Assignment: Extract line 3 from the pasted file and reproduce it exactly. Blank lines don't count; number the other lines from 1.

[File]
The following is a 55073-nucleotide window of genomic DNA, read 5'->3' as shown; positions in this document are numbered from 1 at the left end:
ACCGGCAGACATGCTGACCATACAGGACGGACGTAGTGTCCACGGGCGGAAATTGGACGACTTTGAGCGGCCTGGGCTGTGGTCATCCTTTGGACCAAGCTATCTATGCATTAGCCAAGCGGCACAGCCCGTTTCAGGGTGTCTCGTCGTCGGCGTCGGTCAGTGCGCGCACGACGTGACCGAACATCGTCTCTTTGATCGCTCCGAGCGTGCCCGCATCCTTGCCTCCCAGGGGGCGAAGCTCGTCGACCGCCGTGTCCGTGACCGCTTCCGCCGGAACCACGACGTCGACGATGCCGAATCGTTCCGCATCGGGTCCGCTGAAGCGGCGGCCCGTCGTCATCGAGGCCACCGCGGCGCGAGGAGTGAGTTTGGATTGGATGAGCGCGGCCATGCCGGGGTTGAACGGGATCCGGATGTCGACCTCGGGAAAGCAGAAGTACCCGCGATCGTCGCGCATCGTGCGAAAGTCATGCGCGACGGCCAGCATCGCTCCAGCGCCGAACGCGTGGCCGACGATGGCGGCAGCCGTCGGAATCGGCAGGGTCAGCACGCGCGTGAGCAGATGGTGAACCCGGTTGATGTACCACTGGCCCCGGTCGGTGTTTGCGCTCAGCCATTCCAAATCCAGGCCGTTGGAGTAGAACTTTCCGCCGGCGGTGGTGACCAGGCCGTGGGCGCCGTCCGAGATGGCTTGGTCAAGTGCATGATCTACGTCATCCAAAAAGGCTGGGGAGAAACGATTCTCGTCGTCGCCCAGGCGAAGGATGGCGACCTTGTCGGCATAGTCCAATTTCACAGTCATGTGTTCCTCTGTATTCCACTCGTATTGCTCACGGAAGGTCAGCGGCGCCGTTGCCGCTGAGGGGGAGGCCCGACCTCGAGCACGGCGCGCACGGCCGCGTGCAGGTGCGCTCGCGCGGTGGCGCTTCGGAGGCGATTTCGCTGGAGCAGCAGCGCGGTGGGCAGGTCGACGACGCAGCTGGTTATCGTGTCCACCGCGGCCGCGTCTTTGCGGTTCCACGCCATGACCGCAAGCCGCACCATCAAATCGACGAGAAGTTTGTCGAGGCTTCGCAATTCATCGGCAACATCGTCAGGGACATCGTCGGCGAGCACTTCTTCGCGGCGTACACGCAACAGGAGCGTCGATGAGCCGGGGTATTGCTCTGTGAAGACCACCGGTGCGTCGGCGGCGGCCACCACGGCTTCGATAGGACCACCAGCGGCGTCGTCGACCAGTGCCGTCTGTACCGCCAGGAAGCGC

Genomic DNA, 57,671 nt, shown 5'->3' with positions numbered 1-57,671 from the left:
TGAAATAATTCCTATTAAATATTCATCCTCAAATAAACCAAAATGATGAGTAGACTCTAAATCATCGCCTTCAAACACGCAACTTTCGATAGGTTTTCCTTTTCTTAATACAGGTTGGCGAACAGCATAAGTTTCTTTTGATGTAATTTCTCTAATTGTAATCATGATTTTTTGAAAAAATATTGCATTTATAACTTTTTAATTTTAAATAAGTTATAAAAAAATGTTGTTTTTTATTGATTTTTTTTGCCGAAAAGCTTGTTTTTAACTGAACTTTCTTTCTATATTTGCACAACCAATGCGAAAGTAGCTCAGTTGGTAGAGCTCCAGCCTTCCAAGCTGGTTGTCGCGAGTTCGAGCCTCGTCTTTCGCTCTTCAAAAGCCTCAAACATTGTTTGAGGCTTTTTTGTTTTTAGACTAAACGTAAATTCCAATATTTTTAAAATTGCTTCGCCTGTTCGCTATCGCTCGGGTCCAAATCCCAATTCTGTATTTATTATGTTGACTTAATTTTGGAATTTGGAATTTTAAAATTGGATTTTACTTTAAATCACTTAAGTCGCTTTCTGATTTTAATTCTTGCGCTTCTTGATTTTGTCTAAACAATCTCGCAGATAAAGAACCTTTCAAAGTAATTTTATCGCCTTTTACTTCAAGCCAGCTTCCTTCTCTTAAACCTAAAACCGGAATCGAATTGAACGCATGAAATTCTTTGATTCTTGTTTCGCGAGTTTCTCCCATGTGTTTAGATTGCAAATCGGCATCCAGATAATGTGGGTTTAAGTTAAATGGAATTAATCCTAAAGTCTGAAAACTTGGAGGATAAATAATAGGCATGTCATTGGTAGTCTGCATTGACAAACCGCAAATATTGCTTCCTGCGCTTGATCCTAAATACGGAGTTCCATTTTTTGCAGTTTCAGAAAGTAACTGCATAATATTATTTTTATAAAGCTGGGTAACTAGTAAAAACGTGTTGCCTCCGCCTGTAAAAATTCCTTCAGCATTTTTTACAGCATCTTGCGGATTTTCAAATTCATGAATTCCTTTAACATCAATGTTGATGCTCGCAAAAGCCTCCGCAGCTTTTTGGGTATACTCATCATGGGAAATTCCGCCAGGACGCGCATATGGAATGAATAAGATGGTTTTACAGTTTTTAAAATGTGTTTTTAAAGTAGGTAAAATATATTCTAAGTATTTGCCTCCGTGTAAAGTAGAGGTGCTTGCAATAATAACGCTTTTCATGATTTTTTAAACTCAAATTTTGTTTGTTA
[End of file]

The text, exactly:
Genomic DNA, 57,671 nt, shown 5'->3' with positions numbered 1-57,671 from the left: